When Vicente Fox became President of Mexico in 2000, it represented a milestone in the country’s history; after 72 years of Partido Revolucionario Institucional (Institutional Revolutionary Party) rule; an opposition candidate won the election and practically brought about a regime change. During his six years in government, he notched up significant economic achievements and drove forward a comprehensive development plan for eradicating poverty and creating equal opportunities for all Mexicans.
Before becoming president, Fox had worked at Coca Cola, where he rose to the rank of CEO of the Latin American division and was the youngest chief executive in the company’s history. After leaving the world of business, he began his career in politics, which really took off when he was elected Governer of Guajanato (1991-1999).
He became president following an election campaign that lasted over two years, on a platform of change, and with one of the highest approval ratings in Mexico’s recent history. Once in power, he launched the Oportunidades program, Mexico’s first comprehensive development plan, which he used as a weapon against poverty in the most isolated regions and communities in the country.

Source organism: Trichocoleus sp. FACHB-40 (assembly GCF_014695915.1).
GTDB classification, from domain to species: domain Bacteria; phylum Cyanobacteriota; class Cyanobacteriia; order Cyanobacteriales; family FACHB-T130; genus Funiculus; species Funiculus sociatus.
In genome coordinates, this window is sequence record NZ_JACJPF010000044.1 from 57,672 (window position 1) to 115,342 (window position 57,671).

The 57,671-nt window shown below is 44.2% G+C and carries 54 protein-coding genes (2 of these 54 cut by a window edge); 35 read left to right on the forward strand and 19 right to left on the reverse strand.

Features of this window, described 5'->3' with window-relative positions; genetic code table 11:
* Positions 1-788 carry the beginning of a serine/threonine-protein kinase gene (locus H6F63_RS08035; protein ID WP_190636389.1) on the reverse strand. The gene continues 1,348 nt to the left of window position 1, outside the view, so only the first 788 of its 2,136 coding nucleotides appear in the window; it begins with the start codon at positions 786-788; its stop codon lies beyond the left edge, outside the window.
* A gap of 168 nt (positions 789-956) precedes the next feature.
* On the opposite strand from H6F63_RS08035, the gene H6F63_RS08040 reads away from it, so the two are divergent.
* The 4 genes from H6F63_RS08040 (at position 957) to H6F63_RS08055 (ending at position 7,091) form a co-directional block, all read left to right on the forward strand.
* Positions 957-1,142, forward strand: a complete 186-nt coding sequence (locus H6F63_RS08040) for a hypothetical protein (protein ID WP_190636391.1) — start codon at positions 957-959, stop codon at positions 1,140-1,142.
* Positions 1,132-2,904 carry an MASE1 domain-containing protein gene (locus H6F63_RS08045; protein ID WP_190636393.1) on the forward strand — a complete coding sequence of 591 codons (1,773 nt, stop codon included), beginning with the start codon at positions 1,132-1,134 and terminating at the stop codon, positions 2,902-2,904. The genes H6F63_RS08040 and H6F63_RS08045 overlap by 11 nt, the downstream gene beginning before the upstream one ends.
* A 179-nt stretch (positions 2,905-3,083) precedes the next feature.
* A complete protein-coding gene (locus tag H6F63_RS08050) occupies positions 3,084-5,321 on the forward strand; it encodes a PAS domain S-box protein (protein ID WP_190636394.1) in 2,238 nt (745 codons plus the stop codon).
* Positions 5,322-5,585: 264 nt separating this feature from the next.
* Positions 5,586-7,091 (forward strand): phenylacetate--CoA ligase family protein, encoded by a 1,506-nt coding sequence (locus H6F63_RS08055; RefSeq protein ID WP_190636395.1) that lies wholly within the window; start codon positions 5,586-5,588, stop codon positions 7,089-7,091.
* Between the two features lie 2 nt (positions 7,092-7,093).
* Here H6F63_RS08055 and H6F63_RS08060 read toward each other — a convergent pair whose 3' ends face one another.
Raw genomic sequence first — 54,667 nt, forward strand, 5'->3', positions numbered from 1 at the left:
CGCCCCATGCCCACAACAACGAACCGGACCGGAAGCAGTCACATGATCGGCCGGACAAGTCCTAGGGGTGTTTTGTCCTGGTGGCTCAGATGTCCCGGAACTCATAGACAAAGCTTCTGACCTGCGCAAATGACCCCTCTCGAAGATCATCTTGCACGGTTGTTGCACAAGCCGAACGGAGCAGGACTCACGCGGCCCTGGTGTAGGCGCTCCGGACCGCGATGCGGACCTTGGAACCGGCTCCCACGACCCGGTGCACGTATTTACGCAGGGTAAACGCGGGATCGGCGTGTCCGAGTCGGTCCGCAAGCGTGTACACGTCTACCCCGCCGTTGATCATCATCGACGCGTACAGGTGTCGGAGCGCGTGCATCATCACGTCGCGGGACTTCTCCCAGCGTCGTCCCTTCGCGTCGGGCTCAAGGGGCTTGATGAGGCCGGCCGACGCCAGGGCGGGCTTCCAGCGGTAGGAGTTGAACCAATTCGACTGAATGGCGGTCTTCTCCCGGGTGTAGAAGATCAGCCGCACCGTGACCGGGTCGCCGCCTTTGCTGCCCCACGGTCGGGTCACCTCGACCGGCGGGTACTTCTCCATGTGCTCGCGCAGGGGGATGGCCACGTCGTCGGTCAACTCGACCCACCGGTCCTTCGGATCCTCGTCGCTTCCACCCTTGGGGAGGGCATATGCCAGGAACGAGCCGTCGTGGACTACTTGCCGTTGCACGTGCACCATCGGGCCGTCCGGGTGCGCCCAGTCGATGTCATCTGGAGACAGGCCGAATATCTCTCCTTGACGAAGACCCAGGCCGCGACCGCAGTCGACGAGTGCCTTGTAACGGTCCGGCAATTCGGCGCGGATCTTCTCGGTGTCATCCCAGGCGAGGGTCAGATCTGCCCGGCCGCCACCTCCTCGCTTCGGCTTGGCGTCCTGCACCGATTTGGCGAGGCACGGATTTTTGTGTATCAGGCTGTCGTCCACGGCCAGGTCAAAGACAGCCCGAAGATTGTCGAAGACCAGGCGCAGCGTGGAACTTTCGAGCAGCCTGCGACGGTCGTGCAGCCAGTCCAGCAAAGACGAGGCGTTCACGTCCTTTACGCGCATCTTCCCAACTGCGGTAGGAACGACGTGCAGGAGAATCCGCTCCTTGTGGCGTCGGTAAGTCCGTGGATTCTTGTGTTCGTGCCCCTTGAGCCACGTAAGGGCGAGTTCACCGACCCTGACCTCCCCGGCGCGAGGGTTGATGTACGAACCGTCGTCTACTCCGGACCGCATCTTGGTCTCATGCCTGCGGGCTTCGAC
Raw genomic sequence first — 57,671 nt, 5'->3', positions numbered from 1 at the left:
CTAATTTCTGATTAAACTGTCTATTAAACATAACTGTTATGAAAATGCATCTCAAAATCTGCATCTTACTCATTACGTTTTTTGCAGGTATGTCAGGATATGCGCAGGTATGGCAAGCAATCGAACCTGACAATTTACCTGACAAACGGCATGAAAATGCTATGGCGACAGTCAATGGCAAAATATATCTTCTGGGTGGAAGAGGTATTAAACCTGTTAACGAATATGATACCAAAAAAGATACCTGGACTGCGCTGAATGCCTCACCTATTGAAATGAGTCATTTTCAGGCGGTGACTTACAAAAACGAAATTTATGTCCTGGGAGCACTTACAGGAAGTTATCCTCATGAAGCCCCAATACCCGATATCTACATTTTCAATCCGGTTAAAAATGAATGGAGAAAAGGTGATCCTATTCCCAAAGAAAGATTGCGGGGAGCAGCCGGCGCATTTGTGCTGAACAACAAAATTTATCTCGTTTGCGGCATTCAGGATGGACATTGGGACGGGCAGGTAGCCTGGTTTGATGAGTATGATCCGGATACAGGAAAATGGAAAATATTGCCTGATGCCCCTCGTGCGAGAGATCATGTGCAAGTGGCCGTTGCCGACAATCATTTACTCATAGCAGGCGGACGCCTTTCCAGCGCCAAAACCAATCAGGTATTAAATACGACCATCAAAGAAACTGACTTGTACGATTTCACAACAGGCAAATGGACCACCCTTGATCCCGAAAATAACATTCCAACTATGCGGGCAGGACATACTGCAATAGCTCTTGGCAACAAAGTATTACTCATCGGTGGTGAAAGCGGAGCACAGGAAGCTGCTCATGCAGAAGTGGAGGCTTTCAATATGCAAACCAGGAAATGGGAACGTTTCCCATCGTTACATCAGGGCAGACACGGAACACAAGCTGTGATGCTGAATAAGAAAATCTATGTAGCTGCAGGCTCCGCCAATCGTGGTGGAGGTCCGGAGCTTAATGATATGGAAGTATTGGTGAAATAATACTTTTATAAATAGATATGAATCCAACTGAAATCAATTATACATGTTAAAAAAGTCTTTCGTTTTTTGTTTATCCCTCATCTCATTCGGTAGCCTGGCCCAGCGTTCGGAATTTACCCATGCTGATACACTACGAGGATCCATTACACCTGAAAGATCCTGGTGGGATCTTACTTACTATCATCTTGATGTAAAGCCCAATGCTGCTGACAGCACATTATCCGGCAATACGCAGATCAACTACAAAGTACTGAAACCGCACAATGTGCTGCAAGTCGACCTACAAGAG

The values of generosity, commitment, equal opportunities, a strong attachment to his farming roots (he is the son of a farmer), and his passion for Mexico characterize his public and private life. He set out his political thinking and his vision for the country’s future in his autobiography. Vicente Fox a Los Pinos, published in 2000. In 2007, after leaving office, he published a book about his journey to becoming head of state: La revolucion de la esperanza, (Revolution of Hope), which has been translated into English.
Now, having retired from active politics, he lives on the farm bought by his grandfather over a century ago and works to promote training of leaders with social values through the Centro Fox foundation.